A crash course in changing the world.
Glen Nowak, Chief of Media Relations with the CDC explains the five main challenges to crisis communication:
1. Most scientists believe that news media articles should have the same standards as scientific journals which is of course unrealistic because in the news media headlines and articles have to be eye-catching and thrilling for to attract the attetion of the potential customer.
2. Education is not the only purpose of news reporting. That means a single article can only be repeated a limited number of times before the customers get bored and switch to another program or media.
3. It is impossible the bring all possibly interesting findings in the news. So called FYI-content (for your interest) is worth nothing without practical advice for possible reactions.
4. The crisis communication style which the CDC would prefer - total transparency and sharing of all information - is the opposite of what political leaders prefer to do.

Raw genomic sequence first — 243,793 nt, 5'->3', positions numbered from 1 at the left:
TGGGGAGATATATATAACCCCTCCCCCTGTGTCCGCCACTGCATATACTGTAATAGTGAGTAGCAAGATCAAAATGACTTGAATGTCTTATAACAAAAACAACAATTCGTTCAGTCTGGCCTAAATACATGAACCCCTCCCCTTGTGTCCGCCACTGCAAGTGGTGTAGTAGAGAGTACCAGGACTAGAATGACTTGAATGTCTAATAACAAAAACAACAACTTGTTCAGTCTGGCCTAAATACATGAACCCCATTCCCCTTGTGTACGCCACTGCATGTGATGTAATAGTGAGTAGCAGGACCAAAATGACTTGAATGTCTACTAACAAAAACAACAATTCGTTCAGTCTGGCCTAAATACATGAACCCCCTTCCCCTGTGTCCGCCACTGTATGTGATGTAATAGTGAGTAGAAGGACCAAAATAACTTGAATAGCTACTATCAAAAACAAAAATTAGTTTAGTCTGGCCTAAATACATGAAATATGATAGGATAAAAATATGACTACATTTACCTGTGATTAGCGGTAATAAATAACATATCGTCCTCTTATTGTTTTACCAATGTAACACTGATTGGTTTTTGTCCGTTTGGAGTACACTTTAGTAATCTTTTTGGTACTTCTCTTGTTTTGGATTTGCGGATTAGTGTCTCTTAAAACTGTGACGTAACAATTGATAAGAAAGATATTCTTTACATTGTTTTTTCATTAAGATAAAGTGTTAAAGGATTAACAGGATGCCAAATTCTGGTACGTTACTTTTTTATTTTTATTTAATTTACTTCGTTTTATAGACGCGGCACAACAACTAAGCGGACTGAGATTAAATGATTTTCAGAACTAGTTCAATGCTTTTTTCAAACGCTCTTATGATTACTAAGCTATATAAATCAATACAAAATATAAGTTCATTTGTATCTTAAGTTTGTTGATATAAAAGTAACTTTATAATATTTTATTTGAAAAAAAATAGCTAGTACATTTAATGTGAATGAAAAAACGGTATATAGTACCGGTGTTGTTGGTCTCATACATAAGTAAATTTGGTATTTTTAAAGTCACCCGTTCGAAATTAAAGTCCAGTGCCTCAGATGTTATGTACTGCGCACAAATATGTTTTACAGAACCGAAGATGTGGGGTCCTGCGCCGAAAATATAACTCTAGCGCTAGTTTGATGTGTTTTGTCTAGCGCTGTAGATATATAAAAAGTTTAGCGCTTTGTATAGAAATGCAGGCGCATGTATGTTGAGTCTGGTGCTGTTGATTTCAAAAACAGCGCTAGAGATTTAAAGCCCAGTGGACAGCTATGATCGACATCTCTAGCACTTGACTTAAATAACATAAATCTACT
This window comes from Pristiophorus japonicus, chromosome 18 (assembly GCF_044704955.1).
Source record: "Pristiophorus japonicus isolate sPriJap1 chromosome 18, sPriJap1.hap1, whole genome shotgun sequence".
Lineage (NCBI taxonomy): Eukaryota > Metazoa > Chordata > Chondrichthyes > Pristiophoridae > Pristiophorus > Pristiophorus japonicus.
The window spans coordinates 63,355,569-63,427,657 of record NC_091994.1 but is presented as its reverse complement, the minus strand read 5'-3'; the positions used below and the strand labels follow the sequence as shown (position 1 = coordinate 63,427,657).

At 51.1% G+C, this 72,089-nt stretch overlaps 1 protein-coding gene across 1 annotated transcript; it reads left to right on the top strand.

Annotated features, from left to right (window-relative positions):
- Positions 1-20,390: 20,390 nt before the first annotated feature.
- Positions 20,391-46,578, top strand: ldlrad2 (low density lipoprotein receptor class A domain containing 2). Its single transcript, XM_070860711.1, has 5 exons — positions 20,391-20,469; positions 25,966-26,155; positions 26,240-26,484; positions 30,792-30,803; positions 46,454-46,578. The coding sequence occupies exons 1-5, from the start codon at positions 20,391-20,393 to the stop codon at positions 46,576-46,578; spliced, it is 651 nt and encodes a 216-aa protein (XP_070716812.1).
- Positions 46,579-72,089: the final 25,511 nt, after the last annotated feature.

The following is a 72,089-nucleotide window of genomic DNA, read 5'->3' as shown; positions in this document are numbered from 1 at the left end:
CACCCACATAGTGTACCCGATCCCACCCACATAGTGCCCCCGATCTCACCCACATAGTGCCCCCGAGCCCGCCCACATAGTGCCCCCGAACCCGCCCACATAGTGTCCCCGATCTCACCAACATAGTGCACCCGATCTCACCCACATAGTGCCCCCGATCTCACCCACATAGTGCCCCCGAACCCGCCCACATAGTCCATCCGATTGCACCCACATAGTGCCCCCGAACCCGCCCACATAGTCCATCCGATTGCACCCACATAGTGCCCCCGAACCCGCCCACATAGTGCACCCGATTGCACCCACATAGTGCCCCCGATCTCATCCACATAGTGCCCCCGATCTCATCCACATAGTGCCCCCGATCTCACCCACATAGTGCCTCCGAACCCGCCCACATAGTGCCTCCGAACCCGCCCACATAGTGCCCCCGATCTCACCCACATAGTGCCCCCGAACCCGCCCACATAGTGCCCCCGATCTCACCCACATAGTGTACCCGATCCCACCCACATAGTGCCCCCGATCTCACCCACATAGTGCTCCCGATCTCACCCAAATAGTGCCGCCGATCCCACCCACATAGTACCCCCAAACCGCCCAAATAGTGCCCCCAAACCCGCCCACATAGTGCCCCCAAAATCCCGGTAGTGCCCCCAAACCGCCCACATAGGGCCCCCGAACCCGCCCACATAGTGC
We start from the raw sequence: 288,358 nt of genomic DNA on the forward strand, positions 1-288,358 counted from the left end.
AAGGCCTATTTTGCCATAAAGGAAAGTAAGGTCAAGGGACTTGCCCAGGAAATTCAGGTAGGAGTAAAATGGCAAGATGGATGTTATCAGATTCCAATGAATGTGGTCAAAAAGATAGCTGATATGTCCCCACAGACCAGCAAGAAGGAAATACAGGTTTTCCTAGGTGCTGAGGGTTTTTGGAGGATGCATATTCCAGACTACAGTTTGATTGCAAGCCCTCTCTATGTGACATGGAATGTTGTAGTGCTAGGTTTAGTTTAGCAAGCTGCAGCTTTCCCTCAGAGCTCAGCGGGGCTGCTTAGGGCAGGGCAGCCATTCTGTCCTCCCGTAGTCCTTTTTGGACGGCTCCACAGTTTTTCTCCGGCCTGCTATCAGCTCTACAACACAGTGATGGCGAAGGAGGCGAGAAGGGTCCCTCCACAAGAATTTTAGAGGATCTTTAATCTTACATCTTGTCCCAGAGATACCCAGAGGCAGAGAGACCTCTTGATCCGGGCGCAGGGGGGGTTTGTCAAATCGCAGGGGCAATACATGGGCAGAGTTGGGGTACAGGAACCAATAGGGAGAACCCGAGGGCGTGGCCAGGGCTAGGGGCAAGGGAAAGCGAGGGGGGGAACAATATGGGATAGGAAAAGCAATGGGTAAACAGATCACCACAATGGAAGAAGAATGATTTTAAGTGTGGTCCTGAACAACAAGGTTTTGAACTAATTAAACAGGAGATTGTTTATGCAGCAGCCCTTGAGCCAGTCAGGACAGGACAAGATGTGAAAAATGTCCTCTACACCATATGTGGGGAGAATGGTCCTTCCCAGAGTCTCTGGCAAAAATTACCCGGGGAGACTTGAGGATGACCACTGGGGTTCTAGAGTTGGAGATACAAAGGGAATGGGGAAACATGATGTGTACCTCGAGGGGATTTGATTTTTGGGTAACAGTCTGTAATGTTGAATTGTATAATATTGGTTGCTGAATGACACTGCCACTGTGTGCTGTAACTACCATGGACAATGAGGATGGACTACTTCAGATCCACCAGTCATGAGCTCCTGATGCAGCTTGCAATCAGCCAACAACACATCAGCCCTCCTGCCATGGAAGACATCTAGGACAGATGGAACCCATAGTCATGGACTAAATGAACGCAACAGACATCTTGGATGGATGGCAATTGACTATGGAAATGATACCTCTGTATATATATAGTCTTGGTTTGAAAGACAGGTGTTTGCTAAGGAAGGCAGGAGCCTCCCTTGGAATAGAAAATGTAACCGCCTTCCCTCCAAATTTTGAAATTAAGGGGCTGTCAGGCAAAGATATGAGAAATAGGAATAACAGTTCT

5. Experts and the public have different views. Sometimes the perception of an audience may be influenced by what it wants to hear e.g. a medical "treatment" can be mistaken with a "cure" because the audience perceives this as more comforting.
D*** Thompson, former team leader with WHO Pandemic and Outbreak Communication, explains the five most important principles of crisis communication:
1. Trust is the most important thing.
2. Be as transparent as possible.
3. Announce as early as possible.
4. Adjust the way of outbreak communication to the people's demand.
5. Never over-reassure or mislead, never lie about what you know.